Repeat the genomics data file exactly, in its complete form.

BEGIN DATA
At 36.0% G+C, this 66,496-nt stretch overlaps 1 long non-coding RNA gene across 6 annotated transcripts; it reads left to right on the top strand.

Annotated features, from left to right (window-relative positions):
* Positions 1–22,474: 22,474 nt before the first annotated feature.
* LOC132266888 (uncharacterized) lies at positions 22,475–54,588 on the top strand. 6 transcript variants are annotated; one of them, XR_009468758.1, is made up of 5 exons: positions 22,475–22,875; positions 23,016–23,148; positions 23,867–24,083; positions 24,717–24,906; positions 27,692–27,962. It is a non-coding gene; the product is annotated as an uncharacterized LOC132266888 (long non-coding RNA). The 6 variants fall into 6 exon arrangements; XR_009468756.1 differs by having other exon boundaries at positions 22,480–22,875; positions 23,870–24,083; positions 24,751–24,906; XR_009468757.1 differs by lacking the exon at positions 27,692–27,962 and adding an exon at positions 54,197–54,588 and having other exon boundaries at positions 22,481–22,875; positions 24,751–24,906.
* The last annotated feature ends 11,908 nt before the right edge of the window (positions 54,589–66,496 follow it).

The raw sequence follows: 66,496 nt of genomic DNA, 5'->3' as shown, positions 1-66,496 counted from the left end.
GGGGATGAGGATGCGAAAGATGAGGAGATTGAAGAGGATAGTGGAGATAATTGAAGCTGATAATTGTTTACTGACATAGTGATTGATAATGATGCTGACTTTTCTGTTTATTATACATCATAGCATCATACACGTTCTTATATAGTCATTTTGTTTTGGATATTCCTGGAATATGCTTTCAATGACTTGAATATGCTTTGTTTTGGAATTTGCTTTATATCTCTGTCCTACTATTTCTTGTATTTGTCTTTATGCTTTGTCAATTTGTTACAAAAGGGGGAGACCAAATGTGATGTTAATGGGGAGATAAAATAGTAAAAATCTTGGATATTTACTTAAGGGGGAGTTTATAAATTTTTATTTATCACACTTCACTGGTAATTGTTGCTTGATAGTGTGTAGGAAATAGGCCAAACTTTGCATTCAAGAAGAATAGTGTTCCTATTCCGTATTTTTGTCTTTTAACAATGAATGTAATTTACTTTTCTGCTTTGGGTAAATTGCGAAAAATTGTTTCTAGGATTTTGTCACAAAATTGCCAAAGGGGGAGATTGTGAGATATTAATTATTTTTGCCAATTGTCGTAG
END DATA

At 36.0% G+C, this 66,496-nt stretch overlaps 1 long non-coding RNA gene across 6 annotated transcripts; it reads left to right on the top strand.

Annotated features, from left to right (window-relative positions):
* Positions 1–22,474: 22,474 nt before the first annotated feature.
* LOC132266888 (uncharacterized) lies at positions 22,475–54,588 on the top strand. 6 transcript variants are annotated; one of them, XR_009468758.1, is made up of 5 exons: positions 22,475–22,875; positions 23,016–23,148; positions 23,867–24,083; positions 24,717–24,906; positions 27,692–27,962. It is a non-coding gene; the product is annotated as an uncharacterized LOC132266888 (long non-coding RNA). The 6 variants fall into 6 exon arrangements; XR_009468756.1 differs by having other exon boundaries at positions 22,480–22,875; positions 23,870–24,083; positions 24,751–24,906; XR_009468757.1 differs by lacking the exon at positions 27,692–27,962 and adding an exon at positions 54,197–54,588 and having other exon boundaries at positions 22,481–22,875; positions 24,751–24,906.
* The last annotated feature ends 11,908 nt before the right edge of the window (positions 54,589–66,496 follow it).

The raw sequence follows: 66,496 nt of genomic DNA, 5'->3' as shown, positions 1-66,496 counted from the left end.
GGGGATGAGGATGCGAAAGATGAGGAGATTGAAGAGGATAGTGGAGATAATTGAAGCTGATAATTGTTTACTGACATAGTGATTGATAATGATGCTGACTTTTCTGTTTATTATACATCATAGCATCATACACGTTCTTATATAGTCATTTTGTTTTGGATATTCCTGGAATATGCTTTCAATGACTTGAATATGCTTTGTTTTGGAATTTGCTTTATATCTCTGTCCTACTATTTCTTGTATTTGTCTTTATGCTTTGTCAATTTGTTACAAAAGGGGGAGACCAAATGTGATGTTAATGGGGAGATAAAATAGTAAAAATCTTGGATATTTACTTAAGGGGGAGTTTATAAATTTTTATTTATCACACTTCACTGGTAATTGTTGCTTGATAGTGTGTAGGAAATAGGCCAAACTTTGCATTCAAGAAGAATAGTGTTCCTATTCCGTATTTTTGTCTTTTAACAATGAATGTAATTTACTTTTCTGCTTTGGGTAAATTGCGAAAAATTGTTTCTAGGATTTTGTCACAAAATTGCCAAAGGGGGAGATTGTGAGATATTAATTATTTTTGCCAATTGTCGTAG